For the same reason they reject so much bad work. They are innundated with many, many more submissions than they can handle.
When I started out I was one of four "first readers" who read manuscripts from new authors at a literary agency. We all had a couple dozen manuscripts on our desks every morning, and were told to read no more than ten pages of each before either rejecting the work or passing it up the chain to the boss. On a typical day only one or two manuscripts made it up the chain from among all four of us. Most of those were rejected by the boss before he finished reading fifty pages.
Other than the brief time it took to read those fifty pages, the boss was busy with the nuts and bolts work or representing the authors in the agency's stable and launching the very, very few new authors who were selected. Submitting to publishers, negotiating paperback rights, trying to sell film or TV rights, selling foreign rights, trying to attract reviewers' interest, attending any signing or launch parties that were in New York or close enough to reach conveniently, checking royalty reveues, meeting with the authors and all the rest -- plus managing the office -- was a full time job.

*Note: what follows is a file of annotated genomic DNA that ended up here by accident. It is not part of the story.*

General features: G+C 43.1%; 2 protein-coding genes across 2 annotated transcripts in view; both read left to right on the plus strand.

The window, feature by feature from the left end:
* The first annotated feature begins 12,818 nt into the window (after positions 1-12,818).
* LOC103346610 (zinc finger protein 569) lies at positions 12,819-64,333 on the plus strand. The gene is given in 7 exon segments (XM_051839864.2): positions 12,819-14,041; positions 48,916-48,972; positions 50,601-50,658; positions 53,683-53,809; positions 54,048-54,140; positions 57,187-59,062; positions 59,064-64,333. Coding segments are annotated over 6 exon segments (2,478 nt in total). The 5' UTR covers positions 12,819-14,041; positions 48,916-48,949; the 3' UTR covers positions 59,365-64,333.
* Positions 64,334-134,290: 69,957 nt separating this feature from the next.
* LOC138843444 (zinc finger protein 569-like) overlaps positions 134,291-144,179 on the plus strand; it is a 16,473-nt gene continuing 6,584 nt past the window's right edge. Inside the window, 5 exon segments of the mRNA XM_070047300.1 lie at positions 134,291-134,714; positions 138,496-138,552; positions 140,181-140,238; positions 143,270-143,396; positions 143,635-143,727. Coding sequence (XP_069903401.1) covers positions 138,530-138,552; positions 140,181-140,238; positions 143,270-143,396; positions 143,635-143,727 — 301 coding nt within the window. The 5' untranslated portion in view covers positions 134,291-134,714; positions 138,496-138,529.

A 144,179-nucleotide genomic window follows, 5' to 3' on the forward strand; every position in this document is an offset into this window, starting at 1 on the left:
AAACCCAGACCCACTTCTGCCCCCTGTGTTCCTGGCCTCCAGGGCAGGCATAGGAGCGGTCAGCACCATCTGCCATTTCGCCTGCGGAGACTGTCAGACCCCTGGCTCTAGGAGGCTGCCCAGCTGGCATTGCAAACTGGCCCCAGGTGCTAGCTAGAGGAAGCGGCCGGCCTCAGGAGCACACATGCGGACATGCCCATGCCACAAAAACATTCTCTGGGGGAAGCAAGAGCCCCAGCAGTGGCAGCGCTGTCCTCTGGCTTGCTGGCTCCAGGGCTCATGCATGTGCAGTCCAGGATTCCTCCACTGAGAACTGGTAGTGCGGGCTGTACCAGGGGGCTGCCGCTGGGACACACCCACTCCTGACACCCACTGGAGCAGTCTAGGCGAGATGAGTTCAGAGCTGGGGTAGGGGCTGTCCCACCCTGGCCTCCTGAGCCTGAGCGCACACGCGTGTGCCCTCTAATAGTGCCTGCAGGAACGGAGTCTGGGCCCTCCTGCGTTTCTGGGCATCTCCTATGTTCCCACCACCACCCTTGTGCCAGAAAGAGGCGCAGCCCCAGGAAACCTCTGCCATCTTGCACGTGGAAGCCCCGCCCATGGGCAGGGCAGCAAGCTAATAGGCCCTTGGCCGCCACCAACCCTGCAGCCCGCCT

One new author every month or so was all the boss had time for.
The math worked like this: Together, the four first readers screened about 100 submissions every day. That's about 20,000 a year. The agent reviewed 20 or so each month, so just 250 of the 20,000 each year. That's 1-1/4%. Of the 250 reviewed by the agent, only 10 might be accepted. That's just 5 one-hundredths of one percent of the original 20,000. Of those, only half would eventually sell to a publisher. That's five out of 20,000, or 2-1/2 one-hundredths of 1%.
The decisions, from the first readers to the agent to the publishers, were made on one criterion: saleability. Badly-written genre novels were accepted if they adhered to the conventions of the genre, because pub;ishers -- and readers of that particular genre -- would buy them no matter how atrocious the writing. Beautifully-written books without commercial appeal didn't make it past the first readers' ten-page limit.
Were there literary masterpieces burried in the reject pile? Almost certainly. Were commercial blockbusters rejected? Probably. But the system was actually gave writers a better shot than they have at many agencies today. Back then writers got ten pages to make their case with the first readers. Today, many agencies won't even look at an unsolicited manuscript. So the 5 out of 20,000 chance a new writer had of getting published a few decades ago has shrunk to virtually zero today unless she or he self-publishes.